Mandy Hager brings to life an eerie world of subservience in The Crossing. The first in the new Blood of the Lamb trilogy, The Crossing transports the reader to a world that is a perfect nightmare. Hager expertly infuses her story with the time old tradition of native servants and a corrupted sense of religion that teaches natives to obey and never question.
Maryam refused to play by the rules, and now they’re out to get her blood…. The people of Onew?re, a small island in the Pacific, know that they are special-chosen by the great Apostles of the Lamb to survive the deadly Tribulation that consumed the Earth. Now, from their Holy City in the rotting cruise ship Star of the Sea, the Apostles control the population-manipulating texts from the Holy Book to implant themselves as living gods. But what the people of Onew?re don’t know is this: the white elite will stop at nothing to meet their own bloodthirsty needs.
When Maryam crosses from child to woman, she must leave everything she has ever known and make a crossing of another kind. But life inside the Holy City is not as she had dreamed, and she is faced with the unthinkable: obey the Apostles and very likely die, or turn her back on every belief she once held dear.
From the opening, Hager made me empathize with Maryam. Though as a character Maryam is a bit one dimensional, this adds to her sense of powerlessness due to circumstance. The adventure Maryam has is one that she has been taught to look forward to with joy. Like any good heroine, Maryam chooses to put aside her upbringing and question.
While The Crossing is a hard read, it is not challenging due to extensive vocabulary or long prose. Instead, The Crossing is a hard read because it is downright creepy. Hager writes in a way that makes any reader who may lack empathy to quickly become an expert in empathy. In The Crossing, religion is obsessed with blood and the subsequent ability to breed. In fact, characters are chosen to be bleeders or breeders. This very thought is so invasive that I had to put it down on several occasions. Perhaps one of the most disturbing aspects of The Crossing is that there is no option of fighting back. Considering that I love my post-apocalyptic fiction to come with an axe for zombie killing purposes, this was a stark change for me.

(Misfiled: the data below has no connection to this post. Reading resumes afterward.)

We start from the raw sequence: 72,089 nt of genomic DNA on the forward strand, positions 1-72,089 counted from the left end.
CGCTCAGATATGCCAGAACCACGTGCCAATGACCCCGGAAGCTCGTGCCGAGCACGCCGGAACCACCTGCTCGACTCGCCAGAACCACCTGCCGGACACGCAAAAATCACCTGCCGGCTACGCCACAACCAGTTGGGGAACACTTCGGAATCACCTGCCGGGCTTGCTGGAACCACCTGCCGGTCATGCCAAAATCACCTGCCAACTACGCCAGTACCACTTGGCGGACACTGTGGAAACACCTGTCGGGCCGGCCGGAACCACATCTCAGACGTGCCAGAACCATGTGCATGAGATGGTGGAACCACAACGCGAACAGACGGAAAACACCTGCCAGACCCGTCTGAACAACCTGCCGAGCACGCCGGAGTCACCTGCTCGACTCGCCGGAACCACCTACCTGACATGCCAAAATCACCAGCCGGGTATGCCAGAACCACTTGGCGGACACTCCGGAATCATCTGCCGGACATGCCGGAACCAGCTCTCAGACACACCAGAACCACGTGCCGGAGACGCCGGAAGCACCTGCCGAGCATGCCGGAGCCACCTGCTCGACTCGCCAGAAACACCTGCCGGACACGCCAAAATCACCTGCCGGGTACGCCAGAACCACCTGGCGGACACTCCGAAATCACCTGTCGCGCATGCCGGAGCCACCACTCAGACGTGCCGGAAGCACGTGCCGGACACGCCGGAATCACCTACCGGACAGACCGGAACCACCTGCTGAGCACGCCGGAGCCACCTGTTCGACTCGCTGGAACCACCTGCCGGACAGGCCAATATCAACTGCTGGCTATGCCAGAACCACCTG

As a young adult novel, I think that The Crossing fails. Not only is the world not an escape, but it preys on the most vulnerable concept- your place in the world. With subject matter like forced pregnancies and rape tied to religion I found The Crossing to be sending a not so subtle message. I admire Hager’s willingness to examine how history of oppression would determine the culture of the post apocalyptic world but, unfortunately, it seems that Hager’s hands were tied trying to adapt this sordid tale for the young adult market. Hager’s writing style leaves much to the reader’s imagination and it is in this mental imagery that The Crossing becomes disturbing. If she were able to expand on her descriptions of the world, such as what the buildings look like or the scent of the sea , as well as the edgier, more disturbing aspects of the tale, The Crossing would’ve been a great piece of immersive fiction. As is, it falls short. If it were not for my commitment to read books to their completion, I would have put The Crossing to the side, never to complete.